RSS is Dead; Long Live RSS!

By Sterling “Chip” Camden
Contributing Writer, [GAS]

Steve Gillmor says that RSS is dead. As a member of the RSS Advisory Board, I feel compelled to inform Mr. Gillmor that his pronouncement is a bit premature.

Gillmor’s point seems to be that people no longer directly consume RSS feeds through their feed readers – that they spend all their time on Twitter and other social sites, engaged in a real-time conversation instead. They get their news in the form of shortened URLs that others have Tweeted, rather than following all the posts from specific blogs.

That may be a trend, but it’s far from the whole story. Even though Twitter’s popularity is skyrocketing with between 1 and 2 million tweets per day as of this writing and possibly reaching 12 million users by the end of the year, that still represents a small fraction of the overall Internet population (which now stands at over 1.5 billion).

How do all those other people consume their news? Well, besides the Luddites who still rely on email chain letters, a large number of Internet users subscribe to feeds. TechCrunch, the parent site of TechCrunchIT on which Gillmor posted his rant, reportedly passed the 2 million subscriber mark earlier this year. I don’t think Michael Arrington would consider all those subscribers superfluous, nor would he second Gillmor’s advice that they unsubscribe and rely on Twitter to tell them when anything interesting is posted in the future.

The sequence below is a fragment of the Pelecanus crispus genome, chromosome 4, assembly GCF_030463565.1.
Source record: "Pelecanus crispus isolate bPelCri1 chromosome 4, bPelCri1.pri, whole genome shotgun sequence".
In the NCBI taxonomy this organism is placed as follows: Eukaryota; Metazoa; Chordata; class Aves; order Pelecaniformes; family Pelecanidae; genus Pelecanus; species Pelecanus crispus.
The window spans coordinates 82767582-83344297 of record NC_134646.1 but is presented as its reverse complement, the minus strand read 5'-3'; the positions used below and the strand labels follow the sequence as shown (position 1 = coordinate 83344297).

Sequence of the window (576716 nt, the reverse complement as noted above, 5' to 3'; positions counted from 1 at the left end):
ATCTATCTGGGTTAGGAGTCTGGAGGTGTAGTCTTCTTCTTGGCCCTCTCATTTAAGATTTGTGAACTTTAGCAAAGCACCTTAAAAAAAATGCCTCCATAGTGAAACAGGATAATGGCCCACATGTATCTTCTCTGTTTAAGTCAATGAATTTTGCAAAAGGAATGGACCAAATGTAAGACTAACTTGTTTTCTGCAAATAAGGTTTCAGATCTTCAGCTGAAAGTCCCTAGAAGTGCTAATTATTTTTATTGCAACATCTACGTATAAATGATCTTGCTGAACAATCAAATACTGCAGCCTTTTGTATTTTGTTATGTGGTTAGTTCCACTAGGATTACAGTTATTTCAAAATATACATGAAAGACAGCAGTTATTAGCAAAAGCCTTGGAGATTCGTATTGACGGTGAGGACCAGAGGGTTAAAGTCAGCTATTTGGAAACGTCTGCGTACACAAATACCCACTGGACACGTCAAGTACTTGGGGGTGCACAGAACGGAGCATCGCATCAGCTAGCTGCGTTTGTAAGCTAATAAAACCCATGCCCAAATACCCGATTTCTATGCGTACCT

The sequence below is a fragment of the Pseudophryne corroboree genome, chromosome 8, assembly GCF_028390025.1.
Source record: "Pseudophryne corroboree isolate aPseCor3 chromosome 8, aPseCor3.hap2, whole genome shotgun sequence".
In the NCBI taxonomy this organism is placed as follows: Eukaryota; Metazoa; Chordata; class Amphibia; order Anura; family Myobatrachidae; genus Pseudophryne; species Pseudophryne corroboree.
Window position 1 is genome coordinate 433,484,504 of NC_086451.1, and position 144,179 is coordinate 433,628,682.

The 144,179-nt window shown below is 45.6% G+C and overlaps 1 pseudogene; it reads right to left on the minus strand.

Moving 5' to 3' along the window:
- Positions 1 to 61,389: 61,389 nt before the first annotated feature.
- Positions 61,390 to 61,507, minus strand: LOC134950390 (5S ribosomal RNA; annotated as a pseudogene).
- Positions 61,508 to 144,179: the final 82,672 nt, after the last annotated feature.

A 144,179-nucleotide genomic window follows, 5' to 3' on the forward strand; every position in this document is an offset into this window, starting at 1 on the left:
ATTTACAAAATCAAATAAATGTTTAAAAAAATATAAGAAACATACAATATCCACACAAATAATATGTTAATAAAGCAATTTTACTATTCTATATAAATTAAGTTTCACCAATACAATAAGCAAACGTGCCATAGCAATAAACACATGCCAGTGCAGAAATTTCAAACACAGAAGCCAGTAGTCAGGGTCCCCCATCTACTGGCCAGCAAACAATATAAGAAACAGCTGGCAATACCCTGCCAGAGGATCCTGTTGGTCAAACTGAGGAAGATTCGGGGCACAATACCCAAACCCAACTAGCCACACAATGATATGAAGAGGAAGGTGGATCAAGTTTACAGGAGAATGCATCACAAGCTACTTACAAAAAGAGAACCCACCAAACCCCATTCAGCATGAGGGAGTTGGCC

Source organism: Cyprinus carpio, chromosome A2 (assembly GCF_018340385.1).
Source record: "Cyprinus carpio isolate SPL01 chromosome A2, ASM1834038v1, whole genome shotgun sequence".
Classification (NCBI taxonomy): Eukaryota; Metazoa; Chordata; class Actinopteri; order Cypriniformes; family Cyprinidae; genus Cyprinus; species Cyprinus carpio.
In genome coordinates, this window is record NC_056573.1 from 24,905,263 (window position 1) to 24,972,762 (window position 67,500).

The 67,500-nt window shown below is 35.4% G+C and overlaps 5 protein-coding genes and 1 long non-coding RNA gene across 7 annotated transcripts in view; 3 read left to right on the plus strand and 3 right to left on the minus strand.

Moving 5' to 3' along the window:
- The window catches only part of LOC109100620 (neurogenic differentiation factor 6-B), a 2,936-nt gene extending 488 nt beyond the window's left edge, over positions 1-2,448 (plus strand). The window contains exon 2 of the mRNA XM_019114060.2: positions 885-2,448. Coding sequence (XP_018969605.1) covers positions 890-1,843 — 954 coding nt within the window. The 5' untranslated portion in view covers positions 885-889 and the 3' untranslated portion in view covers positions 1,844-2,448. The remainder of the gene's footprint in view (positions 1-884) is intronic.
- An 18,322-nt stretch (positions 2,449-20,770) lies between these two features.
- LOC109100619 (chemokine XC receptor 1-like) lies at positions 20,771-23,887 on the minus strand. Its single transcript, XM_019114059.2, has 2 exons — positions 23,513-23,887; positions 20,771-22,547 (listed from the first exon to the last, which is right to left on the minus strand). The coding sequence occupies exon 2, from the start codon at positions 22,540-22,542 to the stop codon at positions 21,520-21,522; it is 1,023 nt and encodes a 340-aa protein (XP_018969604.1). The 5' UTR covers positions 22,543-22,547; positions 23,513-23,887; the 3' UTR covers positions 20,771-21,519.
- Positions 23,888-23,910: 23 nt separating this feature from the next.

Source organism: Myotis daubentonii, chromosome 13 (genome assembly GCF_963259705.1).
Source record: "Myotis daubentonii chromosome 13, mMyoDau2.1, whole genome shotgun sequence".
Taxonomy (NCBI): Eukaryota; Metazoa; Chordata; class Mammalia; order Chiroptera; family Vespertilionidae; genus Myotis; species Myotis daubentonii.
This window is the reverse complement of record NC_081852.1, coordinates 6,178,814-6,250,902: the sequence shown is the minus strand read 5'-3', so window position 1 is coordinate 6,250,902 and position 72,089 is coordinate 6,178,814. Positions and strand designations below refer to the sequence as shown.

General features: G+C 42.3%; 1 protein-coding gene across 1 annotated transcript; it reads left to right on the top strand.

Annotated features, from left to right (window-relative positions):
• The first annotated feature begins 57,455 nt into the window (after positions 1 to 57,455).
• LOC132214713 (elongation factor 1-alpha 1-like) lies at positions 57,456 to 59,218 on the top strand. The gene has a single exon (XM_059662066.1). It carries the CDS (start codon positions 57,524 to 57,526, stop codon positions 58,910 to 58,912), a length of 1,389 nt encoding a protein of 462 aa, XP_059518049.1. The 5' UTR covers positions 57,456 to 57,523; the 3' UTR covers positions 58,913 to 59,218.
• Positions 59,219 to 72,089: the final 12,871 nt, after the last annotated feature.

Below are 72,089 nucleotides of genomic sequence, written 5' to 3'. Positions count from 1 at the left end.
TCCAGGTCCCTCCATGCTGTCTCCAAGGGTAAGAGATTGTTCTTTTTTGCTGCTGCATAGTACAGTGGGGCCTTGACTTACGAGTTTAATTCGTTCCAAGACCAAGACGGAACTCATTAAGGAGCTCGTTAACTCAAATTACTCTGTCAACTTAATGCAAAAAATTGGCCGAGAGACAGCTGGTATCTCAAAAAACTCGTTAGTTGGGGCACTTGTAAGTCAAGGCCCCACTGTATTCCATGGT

Even people who don’t use feeds directly often benefit from them without knowing it. Aggregators like FriendFeed use RSS or ATOM as a transport mechanism to gather the feeds they present to their users. I’ve often thought that users have to go through too many steps to subscribe to most feeds, and these aggregators represent just one way to simplify that. I’ve always expected that over time users will lose their awareness of RSS as it becomes ubiquitous. They won’t need to connect the wires in order to use the telephone any more.

Gillmor also makes much about the revolution that full text feeds brought to news consumers. I agree – I like to stay in my feed reader rather than clicking through from summaries or titles to read the full article. But Twitter reverses that – often you don’t get a summary, or even a recognizable URL to give you a clue to the content for which you’re invited to click. Is that progress?

How about you? Do you still read feeds? Has Twitter or some other social site changed the way you consume information online?

[Crown picture source: Flickr (CC)]